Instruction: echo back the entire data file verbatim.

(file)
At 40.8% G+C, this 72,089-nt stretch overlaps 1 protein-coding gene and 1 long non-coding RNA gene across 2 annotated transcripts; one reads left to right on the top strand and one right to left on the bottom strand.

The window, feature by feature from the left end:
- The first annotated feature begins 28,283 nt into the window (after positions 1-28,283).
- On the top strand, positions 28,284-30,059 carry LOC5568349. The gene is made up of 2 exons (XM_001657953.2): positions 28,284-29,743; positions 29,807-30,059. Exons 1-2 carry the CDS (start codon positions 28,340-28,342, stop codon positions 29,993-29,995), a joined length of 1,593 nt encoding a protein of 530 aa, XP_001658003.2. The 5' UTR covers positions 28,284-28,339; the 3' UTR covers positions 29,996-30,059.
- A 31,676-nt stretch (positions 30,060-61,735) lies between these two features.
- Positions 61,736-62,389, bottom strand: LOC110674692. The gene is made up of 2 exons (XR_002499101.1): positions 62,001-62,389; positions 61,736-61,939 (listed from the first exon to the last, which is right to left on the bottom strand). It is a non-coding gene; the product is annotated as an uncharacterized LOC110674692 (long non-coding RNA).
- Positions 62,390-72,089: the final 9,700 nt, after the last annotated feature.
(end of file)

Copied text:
At 40.8% G+C, this 72,089-nt stretch overlaps 1 protein-coding gene and 1 long non-coding RNA gene across 2 annotated transcripts; one reads left to right on the top strand and one right to left on the bottom strand.

The window, feature by feature from the left end:
- The first annotated feature begins 28,283 nt into the window (after positions 1-28,283).
- On the top strand, positions 28,284-30,059 carry LOC5568349. The gene is made up of 2 exons (XM_001657953.2): positions 28,284-29,743; positions 29,807-30,059. Exons 1-2 carry the CDS (start codon positions 28,340-28,342, stop codon positions 29,993-29,995), a joined length of 1,593 nt encoding a protein of 530 aa, XP_001658003.2. The 5' UTR covers positions 28,284-28,339; the 3' UTR covers positions 29,996-30,059.
- A 31,676-nt stretch (positions 30,060-61,735) lies between these two features.
- Positions 61,736-62,389, bottom strand: LOC110674692. The gene is made up of 2 exons (XR_002499101.1): positions 62,001-62,389; positions 61,736-61,939 (listed from the first exon to the last, which is right to left on the bottom strand). It is a non-coding gene; the product is annotated as an uncharacterized LOC110674692 (long non-coding RNA).
- Positions 62,390-72,089: the final 9,700 nt, after the last annotated feature.